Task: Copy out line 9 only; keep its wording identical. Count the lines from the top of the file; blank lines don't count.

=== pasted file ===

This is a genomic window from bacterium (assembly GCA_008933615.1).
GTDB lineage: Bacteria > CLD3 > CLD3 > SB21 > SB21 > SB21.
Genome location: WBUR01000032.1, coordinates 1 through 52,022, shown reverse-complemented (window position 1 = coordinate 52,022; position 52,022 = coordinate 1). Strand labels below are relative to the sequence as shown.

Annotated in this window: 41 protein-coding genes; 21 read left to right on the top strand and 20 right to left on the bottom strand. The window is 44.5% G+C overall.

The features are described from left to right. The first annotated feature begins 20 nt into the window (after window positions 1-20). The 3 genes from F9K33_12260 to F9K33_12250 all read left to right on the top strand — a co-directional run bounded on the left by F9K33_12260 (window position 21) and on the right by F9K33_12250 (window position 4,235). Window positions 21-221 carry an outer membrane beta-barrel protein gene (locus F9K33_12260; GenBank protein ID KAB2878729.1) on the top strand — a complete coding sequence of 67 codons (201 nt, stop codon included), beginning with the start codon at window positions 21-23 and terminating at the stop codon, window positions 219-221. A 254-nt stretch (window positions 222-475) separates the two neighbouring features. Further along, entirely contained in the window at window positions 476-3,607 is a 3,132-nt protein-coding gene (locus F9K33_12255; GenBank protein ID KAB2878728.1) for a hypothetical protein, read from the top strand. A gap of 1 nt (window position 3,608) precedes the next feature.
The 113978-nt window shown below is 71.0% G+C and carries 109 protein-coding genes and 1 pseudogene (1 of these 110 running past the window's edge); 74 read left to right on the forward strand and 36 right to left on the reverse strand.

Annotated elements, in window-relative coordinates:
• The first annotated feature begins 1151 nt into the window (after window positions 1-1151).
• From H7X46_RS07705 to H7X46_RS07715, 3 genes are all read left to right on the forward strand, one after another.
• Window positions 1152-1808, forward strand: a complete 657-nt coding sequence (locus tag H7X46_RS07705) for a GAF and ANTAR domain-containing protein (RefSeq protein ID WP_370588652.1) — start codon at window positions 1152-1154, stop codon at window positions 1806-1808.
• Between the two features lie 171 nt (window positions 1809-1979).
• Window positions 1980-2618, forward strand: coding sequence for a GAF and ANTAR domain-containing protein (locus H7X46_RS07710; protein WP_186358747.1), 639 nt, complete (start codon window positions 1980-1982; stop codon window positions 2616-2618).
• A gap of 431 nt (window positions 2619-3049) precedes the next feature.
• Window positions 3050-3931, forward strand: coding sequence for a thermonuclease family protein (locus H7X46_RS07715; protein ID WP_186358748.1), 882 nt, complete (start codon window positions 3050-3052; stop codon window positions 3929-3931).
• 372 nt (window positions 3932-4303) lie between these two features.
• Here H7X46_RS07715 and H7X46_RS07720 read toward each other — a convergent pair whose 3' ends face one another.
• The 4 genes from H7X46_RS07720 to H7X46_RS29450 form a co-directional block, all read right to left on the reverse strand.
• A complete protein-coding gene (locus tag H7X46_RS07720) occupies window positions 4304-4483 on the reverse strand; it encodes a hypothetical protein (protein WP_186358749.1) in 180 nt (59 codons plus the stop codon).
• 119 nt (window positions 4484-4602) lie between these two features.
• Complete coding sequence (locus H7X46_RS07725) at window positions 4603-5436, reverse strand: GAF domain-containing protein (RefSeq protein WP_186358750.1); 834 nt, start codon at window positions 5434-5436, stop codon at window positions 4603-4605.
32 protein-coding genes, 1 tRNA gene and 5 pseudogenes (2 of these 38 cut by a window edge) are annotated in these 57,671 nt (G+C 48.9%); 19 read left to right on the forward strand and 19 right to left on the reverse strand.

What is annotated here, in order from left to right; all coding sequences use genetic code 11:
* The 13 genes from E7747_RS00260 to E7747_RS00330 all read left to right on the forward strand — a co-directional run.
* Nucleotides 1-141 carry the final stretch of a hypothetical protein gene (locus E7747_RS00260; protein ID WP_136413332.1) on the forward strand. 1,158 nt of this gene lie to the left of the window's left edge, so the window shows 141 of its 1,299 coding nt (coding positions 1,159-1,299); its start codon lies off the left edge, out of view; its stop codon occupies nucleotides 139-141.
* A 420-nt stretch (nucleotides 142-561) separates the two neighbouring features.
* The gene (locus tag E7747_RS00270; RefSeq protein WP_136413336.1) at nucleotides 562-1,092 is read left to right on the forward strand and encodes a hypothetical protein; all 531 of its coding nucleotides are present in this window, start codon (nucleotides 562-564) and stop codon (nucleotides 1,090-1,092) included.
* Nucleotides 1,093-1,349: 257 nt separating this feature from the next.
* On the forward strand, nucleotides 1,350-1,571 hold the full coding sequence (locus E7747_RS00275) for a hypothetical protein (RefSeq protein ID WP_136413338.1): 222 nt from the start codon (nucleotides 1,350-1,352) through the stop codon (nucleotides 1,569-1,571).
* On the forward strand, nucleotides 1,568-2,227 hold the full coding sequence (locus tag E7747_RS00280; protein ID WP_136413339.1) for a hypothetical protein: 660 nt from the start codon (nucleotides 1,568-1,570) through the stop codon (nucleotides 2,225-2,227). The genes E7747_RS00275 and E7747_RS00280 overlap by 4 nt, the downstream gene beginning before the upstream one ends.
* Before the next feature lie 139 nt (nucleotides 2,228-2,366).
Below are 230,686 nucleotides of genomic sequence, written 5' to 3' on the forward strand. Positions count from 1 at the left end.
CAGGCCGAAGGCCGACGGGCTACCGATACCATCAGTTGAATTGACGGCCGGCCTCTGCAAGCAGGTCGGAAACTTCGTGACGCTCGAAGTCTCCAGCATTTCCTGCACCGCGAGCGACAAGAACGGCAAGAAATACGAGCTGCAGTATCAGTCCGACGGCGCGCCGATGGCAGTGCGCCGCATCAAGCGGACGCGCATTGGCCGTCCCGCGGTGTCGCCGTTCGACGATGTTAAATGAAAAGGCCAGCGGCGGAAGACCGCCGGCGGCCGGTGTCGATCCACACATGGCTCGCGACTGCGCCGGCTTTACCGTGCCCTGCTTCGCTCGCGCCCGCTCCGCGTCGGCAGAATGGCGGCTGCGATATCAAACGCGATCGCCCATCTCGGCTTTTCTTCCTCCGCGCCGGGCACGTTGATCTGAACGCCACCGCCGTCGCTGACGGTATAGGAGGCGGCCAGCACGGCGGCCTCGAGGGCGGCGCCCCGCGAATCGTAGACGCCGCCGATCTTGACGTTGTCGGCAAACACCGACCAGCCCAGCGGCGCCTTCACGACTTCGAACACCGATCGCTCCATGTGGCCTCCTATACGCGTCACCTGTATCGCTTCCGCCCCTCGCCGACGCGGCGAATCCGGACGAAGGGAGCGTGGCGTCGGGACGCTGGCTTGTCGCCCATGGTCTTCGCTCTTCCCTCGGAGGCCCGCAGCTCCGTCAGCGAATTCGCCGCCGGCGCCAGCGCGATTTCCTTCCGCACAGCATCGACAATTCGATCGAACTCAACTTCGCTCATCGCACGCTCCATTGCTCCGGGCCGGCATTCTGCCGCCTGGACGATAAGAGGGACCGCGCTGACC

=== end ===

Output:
• From H7X46_RS07705 to H7X46_RS07715, 3 genes are all read left to right on the forward strand, one after another.